Because, as David points out, we can’t consider ourselves as just a group of individuals living in the present. We are a community that interacts with one another, and the reason that I’m here, writing this, in the present, is because of all the persons that have come before me. Yes, I don’t own a slave. Yes, I treat my wife with the utmost respect and with the love she deserves. Yes, I don’t discriminate. That doesn’t mean that I’m not reaping the rewards of the hideous things my ancestors have done to get me where I am right now.

If I walk down the street at night, I do feel fear of what could happen to me. But that’s nothing in comparison to what a woman feels in those circumstances. My fear is based on being mugged. Her fear is based on being raped. Big. Fucking. Difference.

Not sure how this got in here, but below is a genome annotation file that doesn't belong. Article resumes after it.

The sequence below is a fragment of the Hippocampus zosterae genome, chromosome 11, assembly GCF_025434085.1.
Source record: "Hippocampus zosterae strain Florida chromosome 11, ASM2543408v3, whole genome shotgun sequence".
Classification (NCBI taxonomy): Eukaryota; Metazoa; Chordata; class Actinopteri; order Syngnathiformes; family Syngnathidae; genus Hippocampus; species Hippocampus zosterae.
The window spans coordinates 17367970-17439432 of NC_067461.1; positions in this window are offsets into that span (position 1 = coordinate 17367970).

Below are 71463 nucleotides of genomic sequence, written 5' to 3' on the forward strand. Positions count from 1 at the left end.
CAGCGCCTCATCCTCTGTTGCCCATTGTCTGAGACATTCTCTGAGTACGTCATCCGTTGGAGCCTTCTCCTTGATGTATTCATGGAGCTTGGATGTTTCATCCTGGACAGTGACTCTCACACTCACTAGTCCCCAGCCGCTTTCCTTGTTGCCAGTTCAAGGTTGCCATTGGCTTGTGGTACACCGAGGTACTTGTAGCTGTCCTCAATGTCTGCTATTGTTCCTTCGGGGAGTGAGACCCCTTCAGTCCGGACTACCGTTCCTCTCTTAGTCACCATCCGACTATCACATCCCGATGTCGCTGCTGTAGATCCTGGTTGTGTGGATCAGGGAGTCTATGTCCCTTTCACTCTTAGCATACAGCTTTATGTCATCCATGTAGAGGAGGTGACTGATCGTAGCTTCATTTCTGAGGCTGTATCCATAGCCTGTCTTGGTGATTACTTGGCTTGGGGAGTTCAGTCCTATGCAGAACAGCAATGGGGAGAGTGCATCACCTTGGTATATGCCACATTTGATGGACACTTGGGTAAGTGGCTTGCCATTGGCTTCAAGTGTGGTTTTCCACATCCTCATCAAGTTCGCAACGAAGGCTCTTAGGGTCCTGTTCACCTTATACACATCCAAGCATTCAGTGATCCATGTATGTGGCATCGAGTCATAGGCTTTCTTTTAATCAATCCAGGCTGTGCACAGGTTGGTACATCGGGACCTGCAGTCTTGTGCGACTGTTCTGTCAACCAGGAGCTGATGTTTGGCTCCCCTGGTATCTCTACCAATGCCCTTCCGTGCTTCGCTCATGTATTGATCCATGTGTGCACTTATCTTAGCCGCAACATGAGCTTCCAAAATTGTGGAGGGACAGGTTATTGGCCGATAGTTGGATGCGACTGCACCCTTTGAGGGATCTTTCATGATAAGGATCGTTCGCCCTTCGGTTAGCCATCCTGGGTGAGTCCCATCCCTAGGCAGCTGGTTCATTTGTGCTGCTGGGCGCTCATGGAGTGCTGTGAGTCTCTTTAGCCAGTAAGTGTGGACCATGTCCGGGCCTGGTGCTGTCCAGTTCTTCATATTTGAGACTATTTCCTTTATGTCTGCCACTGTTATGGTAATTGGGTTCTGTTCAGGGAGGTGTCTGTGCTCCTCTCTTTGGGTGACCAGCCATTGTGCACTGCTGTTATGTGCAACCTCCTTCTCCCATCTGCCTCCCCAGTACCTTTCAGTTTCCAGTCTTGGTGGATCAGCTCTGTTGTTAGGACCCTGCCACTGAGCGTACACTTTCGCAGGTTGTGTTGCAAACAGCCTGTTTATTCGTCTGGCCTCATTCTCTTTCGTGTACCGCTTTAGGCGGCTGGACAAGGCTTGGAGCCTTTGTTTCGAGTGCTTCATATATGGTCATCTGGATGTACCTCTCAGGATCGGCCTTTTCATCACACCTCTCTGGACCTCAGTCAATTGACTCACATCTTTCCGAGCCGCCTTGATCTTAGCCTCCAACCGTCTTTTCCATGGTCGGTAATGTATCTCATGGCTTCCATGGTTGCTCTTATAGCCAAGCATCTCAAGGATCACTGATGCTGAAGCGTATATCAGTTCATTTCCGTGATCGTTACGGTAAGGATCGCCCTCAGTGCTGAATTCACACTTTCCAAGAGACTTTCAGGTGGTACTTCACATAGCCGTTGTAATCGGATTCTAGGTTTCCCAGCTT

The reason why I have the wonderful job that I have right now is, in great part, for the hard work that I’ve done over the years. Work that was of better quality than others and, thus, I could say that I earned this job through my own merits. But, another great part of the reason I got it is because I was fortunate enough to have parents that supported me financially to get the education I needed to let my hard work flourish. And my parents were fortunate enough to have parents that sacrificed themselves to provide a better life than they had. I stand in the shoulder of giants; I’m part of the history that is currently unfolding. To believe that I’ve done everything on my own and that I owe nothing to anybody, is being oblivious to reality. To this effect, to think that I’m not privileged over somebody because I have it the same as them because of equality of opportunity is the same as thinking that I was born out of nothing. There’s precedence; none of us have it the same.